The characterization, cloning and overexpression of BLIP gene in Pichia pastoris and Bacillus subtilis

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The characterization, cloning and overexpression of BLIP gene in Pichia pastoris and Bacillus subtilis


Author: Law, Kin-ho
Title: The characterization, cloning and overexpression of BLIP gene in Pichia pastoris and Bacillus subtilis
Degree: Ph.D.
Year: 2009
Subject: Hong Kong Polytechnic University -- Dissertations.
Pichia pastoris -- Genetics.
Bacillus subtilis -- Genetics.
Department: Dept. of Applied Biology and Chemical Technology
Pages: xxxii, 194 leaves : ill. ; 30 cm.
Language: English
InnoPac Record:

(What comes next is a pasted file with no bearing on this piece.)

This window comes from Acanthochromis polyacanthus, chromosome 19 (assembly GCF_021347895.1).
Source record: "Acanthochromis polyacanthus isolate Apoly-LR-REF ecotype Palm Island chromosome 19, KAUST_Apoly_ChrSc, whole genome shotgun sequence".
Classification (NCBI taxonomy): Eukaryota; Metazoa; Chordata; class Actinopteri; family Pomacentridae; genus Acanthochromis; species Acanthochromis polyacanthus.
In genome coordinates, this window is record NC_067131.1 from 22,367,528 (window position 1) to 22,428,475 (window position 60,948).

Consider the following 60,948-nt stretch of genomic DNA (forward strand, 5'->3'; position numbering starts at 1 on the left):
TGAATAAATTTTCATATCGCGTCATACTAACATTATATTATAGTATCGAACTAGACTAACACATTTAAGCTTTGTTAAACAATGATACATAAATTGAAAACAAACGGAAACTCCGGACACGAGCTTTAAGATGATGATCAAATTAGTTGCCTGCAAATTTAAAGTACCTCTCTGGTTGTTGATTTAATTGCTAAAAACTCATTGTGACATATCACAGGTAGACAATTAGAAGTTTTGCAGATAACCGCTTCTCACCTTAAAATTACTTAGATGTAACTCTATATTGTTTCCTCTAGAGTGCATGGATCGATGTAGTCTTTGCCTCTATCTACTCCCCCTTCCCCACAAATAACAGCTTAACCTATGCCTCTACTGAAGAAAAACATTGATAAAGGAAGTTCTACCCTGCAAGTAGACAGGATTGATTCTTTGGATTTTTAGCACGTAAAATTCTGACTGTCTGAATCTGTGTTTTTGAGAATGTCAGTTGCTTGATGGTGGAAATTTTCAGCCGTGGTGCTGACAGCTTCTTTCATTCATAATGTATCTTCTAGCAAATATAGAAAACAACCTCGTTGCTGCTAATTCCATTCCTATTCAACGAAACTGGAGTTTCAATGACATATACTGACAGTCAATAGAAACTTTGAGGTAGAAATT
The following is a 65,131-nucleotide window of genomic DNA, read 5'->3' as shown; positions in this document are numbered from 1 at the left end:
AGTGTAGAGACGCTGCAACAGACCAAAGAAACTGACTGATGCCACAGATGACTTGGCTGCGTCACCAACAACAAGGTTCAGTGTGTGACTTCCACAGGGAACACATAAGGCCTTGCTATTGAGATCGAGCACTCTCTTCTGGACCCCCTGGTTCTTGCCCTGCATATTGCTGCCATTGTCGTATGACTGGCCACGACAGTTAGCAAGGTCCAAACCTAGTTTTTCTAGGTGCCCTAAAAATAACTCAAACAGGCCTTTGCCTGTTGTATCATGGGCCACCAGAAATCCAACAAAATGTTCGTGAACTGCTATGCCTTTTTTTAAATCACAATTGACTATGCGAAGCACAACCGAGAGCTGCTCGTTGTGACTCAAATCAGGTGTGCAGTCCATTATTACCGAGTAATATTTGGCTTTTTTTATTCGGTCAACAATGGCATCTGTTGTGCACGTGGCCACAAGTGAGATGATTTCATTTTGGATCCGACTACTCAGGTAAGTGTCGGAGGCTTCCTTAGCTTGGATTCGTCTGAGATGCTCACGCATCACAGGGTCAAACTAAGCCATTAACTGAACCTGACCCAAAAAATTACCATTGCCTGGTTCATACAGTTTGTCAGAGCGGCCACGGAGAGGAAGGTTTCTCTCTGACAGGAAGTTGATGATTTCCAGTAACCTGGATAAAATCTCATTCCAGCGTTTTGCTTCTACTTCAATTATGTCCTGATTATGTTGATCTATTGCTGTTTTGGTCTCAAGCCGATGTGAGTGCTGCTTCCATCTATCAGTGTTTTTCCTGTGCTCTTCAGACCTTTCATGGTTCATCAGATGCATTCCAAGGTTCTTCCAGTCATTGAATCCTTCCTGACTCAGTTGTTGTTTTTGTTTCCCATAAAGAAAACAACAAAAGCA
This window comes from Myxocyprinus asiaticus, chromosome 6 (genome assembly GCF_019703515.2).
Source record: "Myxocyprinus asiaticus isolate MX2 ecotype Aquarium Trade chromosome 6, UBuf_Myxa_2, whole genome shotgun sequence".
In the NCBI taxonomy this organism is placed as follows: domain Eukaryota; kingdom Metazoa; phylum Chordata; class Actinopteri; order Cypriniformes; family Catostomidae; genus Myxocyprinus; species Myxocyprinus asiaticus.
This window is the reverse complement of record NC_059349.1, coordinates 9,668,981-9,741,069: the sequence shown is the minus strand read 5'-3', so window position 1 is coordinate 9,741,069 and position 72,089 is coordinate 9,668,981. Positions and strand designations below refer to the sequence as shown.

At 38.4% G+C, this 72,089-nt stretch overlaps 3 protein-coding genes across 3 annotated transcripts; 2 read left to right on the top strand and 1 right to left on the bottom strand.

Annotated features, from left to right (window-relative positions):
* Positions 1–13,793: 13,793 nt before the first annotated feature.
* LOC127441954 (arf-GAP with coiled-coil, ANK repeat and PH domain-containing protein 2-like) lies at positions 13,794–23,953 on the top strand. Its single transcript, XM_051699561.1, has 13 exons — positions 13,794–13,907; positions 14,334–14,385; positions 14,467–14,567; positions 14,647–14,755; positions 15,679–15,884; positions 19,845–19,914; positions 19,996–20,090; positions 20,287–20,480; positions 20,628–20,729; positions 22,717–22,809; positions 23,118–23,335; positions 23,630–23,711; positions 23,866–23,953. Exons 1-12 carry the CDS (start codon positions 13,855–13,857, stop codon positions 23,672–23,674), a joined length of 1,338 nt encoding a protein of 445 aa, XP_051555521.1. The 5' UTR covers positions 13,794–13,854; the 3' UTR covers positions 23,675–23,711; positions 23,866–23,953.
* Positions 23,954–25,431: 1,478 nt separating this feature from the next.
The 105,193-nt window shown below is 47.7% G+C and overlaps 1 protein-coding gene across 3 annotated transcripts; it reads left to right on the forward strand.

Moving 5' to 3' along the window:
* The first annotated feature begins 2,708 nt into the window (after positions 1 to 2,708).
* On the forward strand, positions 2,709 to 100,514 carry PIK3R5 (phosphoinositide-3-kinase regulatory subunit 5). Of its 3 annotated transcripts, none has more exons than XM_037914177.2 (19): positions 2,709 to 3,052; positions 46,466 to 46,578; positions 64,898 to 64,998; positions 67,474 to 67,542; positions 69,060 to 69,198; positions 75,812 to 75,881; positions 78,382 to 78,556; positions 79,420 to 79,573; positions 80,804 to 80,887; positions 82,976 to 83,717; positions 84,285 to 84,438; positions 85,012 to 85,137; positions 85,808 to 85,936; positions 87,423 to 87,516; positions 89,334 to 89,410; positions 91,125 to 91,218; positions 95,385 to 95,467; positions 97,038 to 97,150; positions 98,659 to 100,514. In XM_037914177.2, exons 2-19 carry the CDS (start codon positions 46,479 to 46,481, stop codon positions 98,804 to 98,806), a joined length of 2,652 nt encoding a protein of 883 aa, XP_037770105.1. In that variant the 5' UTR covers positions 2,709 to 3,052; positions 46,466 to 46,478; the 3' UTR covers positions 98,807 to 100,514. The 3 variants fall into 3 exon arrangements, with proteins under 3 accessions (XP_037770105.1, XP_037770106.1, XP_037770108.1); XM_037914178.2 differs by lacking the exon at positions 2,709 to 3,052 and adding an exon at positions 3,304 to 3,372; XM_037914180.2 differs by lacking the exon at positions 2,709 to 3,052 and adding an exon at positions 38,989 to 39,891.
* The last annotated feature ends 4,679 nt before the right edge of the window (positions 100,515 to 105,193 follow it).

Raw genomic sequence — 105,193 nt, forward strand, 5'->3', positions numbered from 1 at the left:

Abstract: The introduction of b-lactam antibiotics in clinical trials more than 60 years ago clearly represents one of the major breakthroughs in modern chemotherapy. Nowadays, b-lactams still account for approximately 60% of global antibiotic consumption. The production of one or more b-lactamases by pathogenic bacteria represents the most widespread resistance mechanism to antibiotics. The use of b-lactamase inhibitors has been shown to be more successful in recent years. These compounds structurally resemble penicillin, each demonstrates high affinity (nM -uM) for b-lactamases. b-Lactamase inhibitors work by acting as very slowly metabolized substrates, thereby occupying the active site long enough such that the antibiotics are not degraded before their antibacterial action has been completed. The b-lactamase inhibitory protein (BLIP) is a 165 amino acid protein produced by the Gram-positive bacterium Streptomyces clavuligerus. It has been shown to be a potent inhibitor of bacterial class A b-lactamases in many studies. In this study, heat-inducible and methanol inducible expression systems were developed for BLIP expression in Bacillus subtilis and Pichia pastoris respectively. Although BLIP has no antimicrobial activity on its own, this inhibitor is used in conjunction with various b-lactam antibiotics to bind b-lactamase and prevent the hydrolysis of the antibiotics. It can restore their therapeutic value and prolong the effectiveness of these antimicrobial agents. BLIP was not expressed in recombinant B. subtilis intracellularly or extracellularly in shake flasks. The BLIP gene cannot be functionally expressed in B. subtilis. However, the recombinant BLIP was successfully produced by Pichia pastoris X-33 and was secreted into the culture medium. The purity of this fully active BLIP was >80% even without any purification steps. The recombinant BLIP produced by Pichia pastoris KM71 was about half the amount of BLIP produced by Pichia pastoris X-33. We have developed an efficient production process in which concentrations of 2-3% of methanol and 30 oC during induction phase, produced the best results. A complex growth medium (BMGY) was chosen to give higher cell density and hence higher BLIP production. The total time of cultivation was similar to that of the native host S. clavuligerus, but an unprecedented high yield of recoverable protein in the culture supernatant (~300 mg of >80% pure BLIP/L culture) was achieved. The amount of recombinant BLIP produced by P. pastoris X-33 is ~20-fold higher than the ~15 mg/L produced by S. clavuligerus. Heterologous gene expression was lightly controlled and no production of BLIP was observed before the methanol-induction, suggesting that cell density can be further increased to improve protein yield. The amount of dissolved oxygen was found to be important for the recombinant BLIP expression in the Pichia expression system. Molecular weight of the P. pastoris-expressed BLIP measured by ESI-MS was 18212.72 +- 3.96, consistent with the calculated value. An inhibition constant (Ki values of 0.55 +- 0.07 nM (flask culture); 0.30 +- 0.06 nM (fed-batch fermenter culture) and 0.61 +- 0.12 nM (the continuous fermentation culture) were obtained for the interaction between BLIP and the E. coli TEM-1 b-lactamase, similar to the value (~0.6 nM) found for that of the native S. clavuligerus-produced BLIP. The total amount of BLIP produced was still low due to the limitations and lack of control in flask fermentations. Hence, the process was optimized in a fermenter. The growth of a recombinant Bacillus subtilis strain (with both PenP and PenPC beta-lactamase genes) was not inhibited by BLIP alone. However, in the presence of ampicillin, there was no observable growth of the Bacillus in all the cultures with 2.5 uM BLIP protein within 18 hours. This indicates that the BLIP in combinations with the b-lactam antibiotic -ampicillin was effective in killing the b-lactamase producing strain. The complex medium (BMGY) was used in fermenter experiments. Fed-batch culture strategy was used. Nitrogen nutrient such as tryptone was fed into the culture during induction and was found to be important for BLIP expression. P. pastoris X-33 was found to be superior for BLIP expression and more than 500 mg/L secreted proteins were found in the supernatant. However, the production of other cellular proteins of P. pastoris increased with the cell density and at the end of the fermentation constituted more than 50% of the total secreted proteins. DO-stat (feeding controlled by dissolved oxygen) and continuous feeding of the methanol during induction was compared, there were no significant difference in the amount of BLIP produced. Continuous culture strategy was studied. At dilution rate=0.015-0.02, ~100 mg/L of BLIP with ~80% purity was obtained in about 7 days after methanol induction. Although the fresh medium was continuously fed in and diluted the secreted BLIP in the medium, there was no significant decrease in the BLIP content from both the SDS-PAGE and the Bradford assay. The cells grew and secreted the BLIP protein continuously to compensate the loss from the culture removed from the fermenter during the continuous fermentation. Different protein chromatography methods were used in purifying the recombinant BLIP. These include hydrophobic interaction chromatography by phenyl HP column, ion-exchange chromatography by using Q-Sepharose column, DEAE-Sepharose column and SP column. However, results showed that purification of BLIP with these methods were not satisfactory. In another attempt to purify BLIP, recombinant histidine-tagged BLIP was sub-cloned and successfully expressed by P. pastoris. The BLIP contained histidine on the 3' end, and theoretically could be purified by nickel affinity chromatography. However, more than 50% of the BLIP did not bind to the affinity column. Purification protocol based on the tangential flow filtration (TFF) was finally developed and ~90% pure BLIP was obtained. To further test the ability of the P. pastoris in expressing different BLIP genes, mutant BLIP genes V3C and E73A/Y143A were successfully cloned and expressed in flask culture. Both mutated BLIP was functionally active when determined by spectrometric b-lactamase inhibition assay.